This report details the compliance of NHS boards in Scotland with the SGHD/CMO(2012)1. Twelve* NHS boards in Scotland responded, within tight timescales, to the request for data and subsequent requests to validate the data. This is to be commended.
All respondents had made a decision on all of the 23 medicines reviewed and the average percentage uptake of SMC accepted medicines on to the 12 boards' formularies was 74%. Of those not included, the most common reason given by the Area Drug and Therapeutic Committees (ADTCs) is that clinicians did not support formulary inclusion. Ten NHS boards used the CMO framework to categorise their decisions. In addition, 87% of all the decisions made by all NHS boards on all medicines were made within the required 90 days, with four boards making 100% of its decisions in 90 days.
In investigating the subsequent reporting of these local decisions, we identified that 70% of the NHS boards published their decisions within the required 14 days. Given the timing of the data collection exercise immediately after the introduction of the CMO, this suggests a relatively rapid adoption of the requirement to publish, with most NHS boards choosing to present their information as defined.
Using a series of search terms, we independently sought to determine how accessible the local ADTC decisions are. We identified that, although there appears to be an acceptance of the requirement to publish the decisions, the relevant websites or web pages are not as well signposted as they could be. This may reflect a need for wider tagging and better insight into how members of the public might choose to search.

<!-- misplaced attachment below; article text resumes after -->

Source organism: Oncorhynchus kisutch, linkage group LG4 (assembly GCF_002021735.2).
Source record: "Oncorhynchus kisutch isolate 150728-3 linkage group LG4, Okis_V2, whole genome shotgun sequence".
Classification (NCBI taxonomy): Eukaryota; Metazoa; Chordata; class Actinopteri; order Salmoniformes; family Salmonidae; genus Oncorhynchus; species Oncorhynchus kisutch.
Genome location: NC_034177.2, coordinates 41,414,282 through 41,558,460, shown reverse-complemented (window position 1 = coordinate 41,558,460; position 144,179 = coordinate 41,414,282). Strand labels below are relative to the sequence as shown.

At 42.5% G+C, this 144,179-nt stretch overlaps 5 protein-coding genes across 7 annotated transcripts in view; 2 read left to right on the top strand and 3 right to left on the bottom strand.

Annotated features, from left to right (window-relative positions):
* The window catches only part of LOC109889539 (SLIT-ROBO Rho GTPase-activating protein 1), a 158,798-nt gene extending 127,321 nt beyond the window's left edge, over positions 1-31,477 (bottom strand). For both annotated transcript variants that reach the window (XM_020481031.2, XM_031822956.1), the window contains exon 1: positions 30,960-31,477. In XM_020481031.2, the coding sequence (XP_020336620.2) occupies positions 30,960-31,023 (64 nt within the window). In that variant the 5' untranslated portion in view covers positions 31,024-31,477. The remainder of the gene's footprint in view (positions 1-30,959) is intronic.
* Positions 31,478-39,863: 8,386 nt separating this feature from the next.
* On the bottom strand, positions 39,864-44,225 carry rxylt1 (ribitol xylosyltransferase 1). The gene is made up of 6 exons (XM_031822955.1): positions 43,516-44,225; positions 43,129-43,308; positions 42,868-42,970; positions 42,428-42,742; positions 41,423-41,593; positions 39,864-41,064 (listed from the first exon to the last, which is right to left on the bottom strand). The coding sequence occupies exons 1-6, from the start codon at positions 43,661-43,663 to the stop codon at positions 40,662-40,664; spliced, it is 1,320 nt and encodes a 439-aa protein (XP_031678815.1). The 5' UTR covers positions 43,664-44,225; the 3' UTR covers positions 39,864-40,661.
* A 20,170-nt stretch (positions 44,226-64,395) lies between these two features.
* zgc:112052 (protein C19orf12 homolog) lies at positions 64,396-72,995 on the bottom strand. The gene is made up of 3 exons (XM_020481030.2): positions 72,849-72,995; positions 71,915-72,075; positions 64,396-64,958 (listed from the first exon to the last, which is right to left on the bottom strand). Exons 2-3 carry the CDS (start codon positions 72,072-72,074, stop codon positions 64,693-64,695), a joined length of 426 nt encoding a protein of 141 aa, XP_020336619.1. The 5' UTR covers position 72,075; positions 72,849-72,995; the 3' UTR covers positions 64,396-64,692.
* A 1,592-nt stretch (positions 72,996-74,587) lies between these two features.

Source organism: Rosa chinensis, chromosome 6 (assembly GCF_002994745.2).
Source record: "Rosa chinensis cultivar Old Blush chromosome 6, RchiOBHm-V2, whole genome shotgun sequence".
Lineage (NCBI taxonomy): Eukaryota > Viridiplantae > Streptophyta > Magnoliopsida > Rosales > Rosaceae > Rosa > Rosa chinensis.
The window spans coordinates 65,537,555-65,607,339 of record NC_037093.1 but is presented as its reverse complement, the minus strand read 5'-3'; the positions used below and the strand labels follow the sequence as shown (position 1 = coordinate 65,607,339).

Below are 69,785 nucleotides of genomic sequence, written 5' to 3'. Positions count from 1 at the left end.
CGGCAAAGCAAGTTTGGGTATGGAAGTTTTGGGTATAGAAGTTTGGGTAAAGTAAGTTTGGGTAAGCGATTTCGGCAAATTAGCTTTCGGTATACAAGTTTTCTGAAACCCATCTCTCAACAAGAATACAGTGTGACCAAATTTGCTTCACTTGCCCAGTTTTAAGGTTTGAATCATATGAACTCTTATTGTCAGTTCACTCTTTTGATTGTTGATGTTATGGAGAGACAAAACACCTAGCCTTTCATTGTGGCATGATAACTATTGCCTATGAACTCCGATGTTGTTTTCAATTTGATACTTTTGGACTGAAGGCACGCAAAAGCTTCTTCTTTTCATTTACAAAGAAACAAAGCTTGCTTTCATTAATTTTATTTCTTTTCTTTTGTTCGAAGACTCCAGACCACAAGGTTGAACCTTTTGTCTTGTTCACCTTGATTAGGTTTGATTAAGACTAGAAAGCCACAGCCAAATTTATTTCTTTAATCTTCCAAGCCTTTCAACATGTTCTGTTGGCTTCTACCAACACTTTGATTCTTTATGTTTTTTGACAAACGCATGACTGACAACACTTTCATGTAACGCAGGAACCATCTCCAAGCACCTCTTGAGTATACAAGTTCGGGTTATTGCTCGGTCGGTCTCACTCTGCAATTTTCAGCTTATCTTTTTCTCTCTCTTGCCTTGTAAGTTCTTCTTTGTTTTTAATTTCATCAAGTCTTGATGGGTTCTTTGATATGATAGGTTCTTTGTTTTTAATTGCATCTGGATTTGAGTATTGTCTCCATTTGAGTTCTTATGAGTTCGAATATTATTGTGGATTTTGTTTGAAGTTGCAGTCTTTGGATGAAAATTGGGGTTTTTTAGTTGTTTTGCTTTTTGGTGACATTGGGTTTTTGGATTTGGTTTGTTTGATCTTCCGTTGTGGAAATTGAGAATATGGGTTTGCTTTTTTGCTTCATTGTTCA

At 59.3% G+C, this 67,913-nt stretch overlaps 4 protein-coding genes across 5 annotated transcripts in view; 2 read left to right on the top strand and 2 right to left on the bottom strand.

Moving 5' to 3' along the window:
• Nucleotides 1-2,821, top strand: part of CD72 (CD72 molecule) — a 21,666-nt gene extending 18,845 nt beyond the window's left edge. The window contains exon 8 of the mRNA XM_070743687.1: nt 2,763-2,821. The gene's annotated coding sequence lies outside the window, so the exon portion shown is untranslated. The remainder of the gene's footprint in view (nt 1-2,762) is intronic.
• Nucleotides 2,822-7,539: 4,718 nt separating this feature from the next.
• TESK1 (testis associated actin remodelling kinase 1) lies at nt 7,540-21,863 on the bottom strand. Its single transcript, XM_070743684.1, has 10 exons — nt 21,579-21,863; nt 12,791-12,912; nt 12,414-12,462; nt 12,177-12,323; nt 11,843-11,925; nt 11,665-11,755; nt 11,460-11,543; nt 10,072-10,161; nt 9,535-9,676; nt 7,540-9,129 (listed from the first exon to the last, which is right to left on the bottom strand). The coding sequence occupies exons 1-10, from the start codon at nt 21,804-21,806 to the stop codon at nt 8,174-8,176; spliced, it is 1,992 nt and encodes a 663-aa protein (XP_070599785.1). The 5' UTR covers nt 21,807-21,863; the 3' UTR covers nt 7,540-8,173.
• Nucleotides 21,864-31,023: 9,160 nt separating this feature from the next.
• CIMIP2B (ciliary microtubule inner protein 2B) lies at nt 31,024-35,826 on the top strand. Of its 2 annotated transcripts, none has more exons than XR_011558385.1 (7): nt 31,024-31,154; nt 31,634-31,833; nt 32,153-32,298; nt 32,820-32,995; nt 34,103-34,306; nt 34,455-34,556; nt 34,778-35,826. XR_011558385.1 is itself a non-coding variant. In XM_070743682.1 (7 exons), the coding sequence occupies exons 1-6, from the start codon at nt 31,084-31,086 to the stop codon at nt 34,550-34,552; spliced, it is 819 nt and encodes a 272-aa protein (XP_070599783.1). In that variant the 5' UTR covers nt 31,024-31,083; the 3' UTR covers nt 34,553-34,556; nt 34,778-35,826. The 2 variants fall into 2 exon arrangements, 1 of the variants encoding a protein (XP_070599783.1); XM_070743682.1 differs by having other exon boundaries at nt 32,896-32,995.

This is the first time that it has been possible to report on the uptake of SMC medicines across NHS boards, the timeframe or these decisions and their publication. The principles of the CMO guidance have largely been accepted across NHSScotland; local decision making on new medicines is overall both timeous and publicised. Due to their specialist nature, the differences in local service provision for specialist conditions and the fact that an "equivalent"2 was already available on the formulary, justifiable variation in decisions made between NHS boards for the 23 medicines reviewed was demonstrated. Scope for improvement includes the consistent application of categories, improved accessibility of the information on the websites where decisions are posted, and a faster response rate for some ADTCs to make and publish the decisions.
A series of recommendations have been given to the Scottish Government and individual feedback has been provided to each NHS board.
* 12 boards responded, however two NHS boards follow the advice of mainland boards and therefore did not participate in the data collection exercise.
Email: VERONICA MOFFAT
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